History of Jainism ►Jainism in Tamil Nadu [2]

Author:  Image of P.M. JosephP.M. Joseph
Published: 29.12.2011
Updated: 13.01.2015



History of Jainism in Tamil Nadu (II)

During the time of Raja-raja III (A.D. 1226), al Āappirantān Ēiśai Mōhan Kāava-rāyan made a grant to the Pārśvanātha-svāmi of Tiru-narungodai. During the same year, another grant was made to Narpa-t-ten-ayira-p-perum-palli (nārpa-t-teṇṇ-āyira-p-pe-rum-paḷḷi) by Kolli-y-ūr Oeyān for burning a lamp before the yakshi image of Mēl-paḷḷi. An inscription belonging to the period of Kulottunga (A.D. 1193) in Āvarai Nāga-paṭṭinam, Thanjavur (tañjāvūr), refers to the Citra-lēhai-p-perum-paḷḷi. In Kurur (kūrur), there was a Jaina temple, Kulōttuga-chōa-p-perum-paḷḷi, which is referred to in an inscription in a Shiva temple in Kuhur (kūhūr). Another record of the period of the same monarch, found in a Shiva temple in Maruttuva-k-kui (Pāpanāśam), refers to some pallis.

The Kadava-rayas (kāava-rāya) were the vassals of the Chola monarchs. During the period of Kulottunga-chola-deva II (A.D. 1137), Kulottunga-chola Kadava-rayan made a grant for the offerings to the image of Kacci Nāyanār. During the period of Kulottunga III (A.D. 1187), Vīra-śēkhara Kāava-rāya made a grant of three villages to the god of Narpa-t-teṇṇ-ayira-p-perum-paḷḷi.

Among the Pallavas, there were Jainas and promoters of Jainism. A copper plate of the period of Pallava Simha-varma discovered from Pallan-kovil (paḷḷan-kōvil; Thanjavur), written in Sanskrit, grantha and Tamil characters, mentions that the king made a grant of the village, Śramaāśrama, to Vajra-nandi of Nandi sagha. This record, though recovered from Pallan-kovil, originally belonged to Kanchi (kāñcī). An 8th-century inscription belonging to the period of Nandi-varma II, records the donation of some gold to the palli in Poṇṇiviaintāa-paṭṭi by, probably, the wife of one of the Muttaraiyan chiefs of Pallavas. An inscription in Kanchi belonging to the 9th century A.D., states that the queen, Lōka-mahā-devī, was affected by the Brahmarā-kasa. The Ācārya of Mahilam-paḷḷi is mentioned, which may show that the Ajīvaka (?) preceptor could alleviate the affliction of the queen.

Neminātha temple(Rāṣṭrakūṭa period), built against cliff base in three floors with rock-cut images at floor level; Tirumalai Jain Temples.

The Pallavas, Cholas, and the Vijayanagara kings patronized the Tri-kūa basadi of Jina-Kanchi. Mādēvī, wife of Kaakati-y-araiyar, who seems to be an officer of Pallava Kampa-varma (9th cent. A.D.), renovated a Jaina temple. During the period of Pallava Npatuga-varma (A.D. 947), one of his officers made gifts to the Mūla-sthānattu-dēvar. An inscription in Olakkūr, belonging to the 8th century A.D., says that a Pallava king caused to cut the image of Pridivi Viagi-kuratti. A few inscriptions belonging to the period of Pallava Kō-p-peruñ-ciga (A.D. 1246-49), record some structures in Tiru-narungodai by some officers or feudatories of this king.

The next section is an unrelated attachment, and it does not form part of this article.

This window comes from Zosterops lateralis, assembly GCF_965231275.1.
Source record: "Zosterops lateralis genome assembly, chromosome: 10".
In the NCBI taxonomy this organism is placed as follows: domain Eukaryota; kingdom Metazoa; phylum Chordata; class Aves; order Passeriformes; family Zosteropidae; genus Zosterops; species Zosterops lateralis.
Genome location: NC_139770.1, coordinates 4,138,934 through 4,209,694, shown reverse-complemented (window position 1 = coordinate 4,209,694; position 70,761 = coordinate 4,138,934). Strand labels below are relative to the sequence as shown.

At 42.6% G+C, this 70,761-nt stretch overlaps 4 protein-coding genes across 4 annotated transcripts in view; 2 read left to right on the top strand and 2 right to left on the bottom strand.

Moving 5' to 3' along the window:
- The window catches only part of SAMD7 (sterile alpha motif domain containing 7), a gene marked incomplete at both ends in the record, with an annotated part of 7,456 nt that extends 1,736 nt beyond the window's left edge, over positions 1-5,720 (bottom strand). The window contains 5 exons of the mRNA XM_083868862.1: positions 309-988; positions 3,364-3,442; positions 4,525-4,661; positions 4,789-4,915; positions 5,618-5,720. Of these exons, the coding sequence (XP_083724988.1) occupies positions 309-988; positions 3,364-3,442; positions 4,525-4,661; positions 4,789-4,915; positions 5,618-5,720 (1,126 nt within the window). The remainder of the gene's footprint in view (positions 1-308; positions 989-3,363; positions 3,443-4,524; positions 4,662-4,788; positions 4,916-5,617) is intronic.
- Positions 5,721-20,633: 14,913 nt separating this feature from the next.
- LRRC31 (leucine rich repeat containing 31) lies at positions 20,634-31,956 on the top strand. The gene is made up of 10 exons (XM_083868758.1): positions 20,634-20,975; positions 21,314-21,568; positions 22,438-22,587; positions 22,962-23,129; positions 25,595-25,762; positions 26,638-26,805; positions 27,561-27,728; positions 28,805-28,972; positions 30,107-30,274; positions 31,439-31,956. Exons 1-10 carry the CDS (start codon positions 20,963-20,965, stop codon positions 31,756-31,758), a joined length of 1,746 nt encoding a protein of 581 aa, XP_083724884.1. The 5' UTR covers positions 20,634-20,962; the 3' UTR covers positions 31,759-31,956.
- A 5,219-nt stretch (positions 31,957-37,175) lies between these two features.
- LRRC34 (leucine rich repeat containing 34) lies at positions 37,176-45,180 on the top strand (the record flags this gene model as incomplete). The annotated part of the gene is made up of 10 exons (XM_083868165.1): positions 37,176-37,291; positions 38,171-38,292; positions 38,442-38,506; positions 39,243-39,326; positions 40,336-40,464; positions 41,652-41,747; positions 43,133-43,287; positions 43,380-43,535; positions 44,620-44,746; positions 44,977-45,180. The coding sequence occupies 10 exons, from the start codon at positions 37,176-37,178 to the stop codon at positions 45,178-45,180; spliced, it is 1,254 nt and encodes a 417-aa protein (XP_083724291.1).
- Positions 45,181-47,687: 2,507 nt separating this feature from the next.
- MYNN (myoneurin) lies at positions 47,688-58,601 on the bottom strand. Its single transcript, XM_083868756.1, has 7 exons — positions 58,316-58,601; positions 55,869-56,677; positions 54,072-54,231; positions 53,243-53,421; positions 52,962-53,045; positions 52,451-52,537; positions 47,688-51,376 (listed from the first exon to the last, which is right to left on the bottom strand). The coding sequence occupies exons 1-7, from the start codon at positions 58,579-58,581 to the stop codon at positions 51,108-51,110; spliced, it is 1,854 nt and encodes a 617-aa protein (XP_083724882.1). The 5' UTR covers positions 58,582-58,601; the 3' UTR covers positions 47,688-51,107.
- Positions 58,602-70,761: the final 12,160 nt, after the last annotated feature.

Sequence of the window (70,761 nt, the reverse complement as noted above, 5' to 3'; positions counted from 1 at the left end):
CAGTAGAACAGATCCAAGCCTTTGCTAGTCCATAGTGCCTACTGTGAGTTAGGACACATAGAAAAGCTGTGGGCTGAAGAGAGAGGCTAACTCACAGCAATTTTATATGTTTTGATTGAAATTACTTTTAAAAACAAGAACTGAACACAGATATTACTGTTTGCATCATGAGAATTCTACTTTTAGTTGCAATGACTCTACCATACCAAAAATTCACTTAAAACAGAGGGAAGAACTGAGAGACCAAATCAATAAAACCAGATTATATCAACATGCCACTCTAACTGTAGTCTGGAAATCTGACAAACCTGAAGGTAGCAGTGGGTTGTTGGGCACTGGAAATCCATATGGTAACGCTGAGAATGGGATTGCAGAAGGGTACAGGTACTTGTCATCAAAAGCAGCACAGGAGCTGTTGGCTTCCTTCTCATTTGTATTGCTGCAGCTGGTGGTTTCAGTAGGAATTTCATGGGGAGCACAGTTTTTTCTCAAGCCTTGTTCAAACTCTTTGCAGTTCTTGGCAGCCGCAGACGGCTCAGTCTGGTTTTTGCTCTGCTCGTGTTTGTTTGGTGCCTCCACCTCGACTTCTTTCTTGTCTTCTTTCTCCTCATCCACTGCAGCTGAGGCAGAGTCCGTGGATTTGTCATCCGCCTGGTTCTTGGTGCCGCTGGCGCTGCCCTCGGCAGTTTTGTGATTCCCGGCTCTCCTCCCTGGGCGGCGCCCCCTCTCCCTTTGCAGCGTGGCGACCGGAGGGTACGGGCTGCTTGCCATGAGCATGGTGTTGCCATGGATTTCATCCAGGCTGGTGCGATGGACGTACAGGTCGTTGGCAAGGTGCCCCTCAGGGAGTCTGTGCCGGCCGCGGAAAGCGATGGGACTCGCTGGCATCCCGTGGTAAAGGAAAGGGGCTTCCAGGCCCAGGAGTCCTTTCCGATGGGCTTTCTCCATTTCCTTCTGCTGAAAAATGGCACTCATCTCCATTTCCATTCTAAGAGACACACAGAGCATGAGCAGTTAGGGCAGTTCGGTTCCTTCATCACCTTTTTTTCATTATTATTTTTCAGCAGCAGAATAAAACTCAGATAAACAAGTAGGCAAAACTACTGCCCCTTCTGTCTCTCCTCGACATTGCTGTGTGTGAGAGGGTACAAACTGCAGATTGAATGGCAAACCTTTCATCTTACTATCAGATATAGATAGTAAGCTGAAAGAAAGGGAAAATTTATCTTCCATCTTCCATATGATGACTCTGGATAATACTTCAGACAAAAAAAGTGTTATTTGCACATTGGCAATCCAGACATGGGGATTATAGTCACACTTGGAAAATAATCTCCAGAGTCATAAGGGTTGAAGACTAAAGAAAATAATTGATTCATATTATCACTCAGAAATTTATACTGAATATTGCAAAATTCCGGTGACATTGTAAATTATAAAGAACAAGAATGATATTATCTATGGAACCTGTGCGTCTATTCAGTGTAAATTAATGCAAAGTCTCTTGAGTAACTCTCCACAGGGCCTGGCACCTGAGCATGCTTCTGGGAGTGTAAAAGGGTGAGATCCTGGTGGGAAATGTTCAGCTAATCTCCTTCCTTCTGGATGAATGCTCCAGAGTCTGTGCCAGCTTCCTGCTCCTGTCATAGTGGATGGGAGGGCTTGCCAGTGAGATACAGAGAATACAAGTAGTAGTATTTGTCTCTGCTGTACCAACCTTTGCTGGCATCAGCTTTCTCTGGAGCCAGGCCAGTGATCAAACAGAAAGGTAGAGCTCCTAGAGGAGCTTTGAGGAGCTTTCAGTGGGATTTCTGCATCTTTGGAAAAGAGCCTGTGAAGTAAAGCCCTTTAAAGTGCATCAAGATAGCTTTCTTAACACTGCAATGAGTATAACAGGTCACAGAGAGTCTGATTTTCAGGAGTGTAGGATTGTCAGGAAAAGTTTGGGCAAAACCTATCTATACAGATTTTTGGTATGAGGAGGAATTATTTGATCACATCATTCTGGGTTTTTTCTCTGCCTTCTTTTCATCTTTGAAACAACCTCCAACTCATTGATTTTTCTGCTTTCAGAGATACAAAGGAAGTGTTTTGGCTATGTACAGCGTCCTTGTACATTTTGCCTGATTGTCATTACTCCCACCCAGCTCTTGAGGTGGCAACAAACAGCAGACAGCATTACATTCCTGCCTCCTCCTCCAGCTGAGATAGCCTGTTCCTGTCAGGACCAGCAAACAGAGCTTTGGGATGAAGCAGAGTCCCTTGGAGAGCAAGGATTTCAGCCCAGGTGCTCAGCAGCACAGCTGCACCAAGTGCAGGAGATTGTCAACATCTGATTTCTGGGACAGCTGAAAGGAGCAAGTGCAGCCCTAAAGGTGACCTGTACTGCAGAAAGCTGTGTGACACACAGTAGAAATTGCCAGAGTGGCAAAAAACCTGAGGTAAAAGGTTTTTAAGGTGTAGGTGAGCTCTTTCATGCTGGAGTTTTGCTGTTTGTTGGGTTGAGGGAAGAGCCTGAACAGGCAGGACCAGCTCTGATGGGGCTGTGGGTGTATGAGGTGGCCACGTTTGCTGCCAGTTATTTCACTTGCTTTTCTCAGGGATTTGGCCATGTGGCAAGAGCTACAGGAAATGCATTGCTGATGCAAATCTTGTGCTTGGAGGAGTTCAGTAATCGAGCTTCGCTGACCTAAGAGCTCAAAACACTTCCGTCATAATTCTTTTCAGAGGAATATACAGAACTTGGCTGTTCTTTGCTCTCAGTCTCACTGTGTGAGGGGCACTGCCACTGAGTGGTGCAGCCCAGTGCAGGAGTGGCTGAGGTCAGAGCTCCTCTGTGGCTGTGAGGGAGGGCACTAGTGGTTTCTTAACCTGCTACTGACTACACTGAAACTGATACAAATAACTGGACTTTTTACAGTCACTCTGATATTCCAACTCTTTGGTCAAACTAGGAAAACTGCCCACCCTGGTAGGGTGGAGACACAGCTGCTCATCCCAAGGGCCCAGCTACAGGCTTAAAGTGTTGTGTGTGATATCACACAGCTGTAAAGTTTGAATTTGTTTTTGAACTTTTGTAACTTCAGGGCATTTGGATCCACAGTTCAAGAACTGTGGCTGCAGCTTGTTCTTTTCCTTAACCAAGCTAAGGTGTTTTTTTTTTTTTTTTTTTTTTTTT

The Pandyas (pāṇḍya), up to the 8th century A.D., were tolerant of Jaina religion and some of them contributed to the promotion of it. The tradition about the famous work, Nālaiyār, shows that the Pandya king had much respect for the Jaina monks. The Erukkan-kudi (erukka-kui) inscription says that the officer of Pandya Sadaiya-māran Śrī-vallabha (A.D. 833) constructed a Perum-paḷḷi and a maṇḍapa in Erukkan-kudi. in Sāttūr taluq.

During the period of Vikrama-pāṇḍya (A.D. 1283-96), donations were made to the temple of Tiru-narungodai, as is mentioned in two donative records found there. An inscription belonging to the period of Jaā-varman Sundara Pāṇḍiyan (13th century characters), records that the dispute about the boundaries of the lands of a Jaina temple at Tiru-v-atigai (which is no more extant) and some other temples, was settled. In Tirunelvēli district, in Naguneri taluq, some Pandya records mention the grants made to Jaina institutions by the subordinates of the Pandya monarchs.

Mentions of Rashtrakutas (rāṣṭrakūa) are found in some of the inscriptions especially in the Arcot area. Kannara-dēva or Krishna III (A.D. 953) is mentioned in an obliterated inscription in Tirumalai in North Arcot. Nagaiyār, maid servant of Gaga-mā-dēvī, queen of Kannara-deva Pridi-gangaraiyar (kannara-dēva pridi-gagaraiyar), gifted a lamp to the yaksha of Tirumalai hill. Kannara-deva Pridi-gangaraiyar is Hasti-malla. Another inscription belonging to the period of Kannara-deva (A.D. 939-68) is found in ūr in Tindivanam, the purport of which is not known as it is obliterated.

Wall painting of Vardhamāna temple - Scenes from the life of Vardhamāna: Abhisheka. Vijayanagara; Tiruparuttikunram Jain Temples.

The Sambuva-rayas (sambuva-rāya) were the vassals of the Cholas. Viravira-jinalaya (vīravīra-jinālaya) in i, in Ārai in North Arcot, was built by Viravira of the Sambuva-raya dynasty, according to an inscription in the 13-14th century characters. A Sambuva-raya chieftain (A.D. 1173) of the Sengēi family had gifted 4 mās of land to Malai-nātha temple in Chittamur (cittāmūr). Another Sambuva-raya chieftain, feudatory of of the Cholas (A.D. 1236), in an inscription in Tirumalai near the painted cave, records the gift of the village, Rāja-gambhīra-nallūr. During the time of Kulottunga Chola (A.D. 1192), Raja-raja Sambuva-raya constructed a shrine in Peru-mandūr, Tindivanam, and installed the image of yakshi, which is known as Magaiyar Nāyaki-Varasundari. According to another inscription, the next year, the same chieftain granted some land for the shrine he had constructed, at the instance ofone Malliea.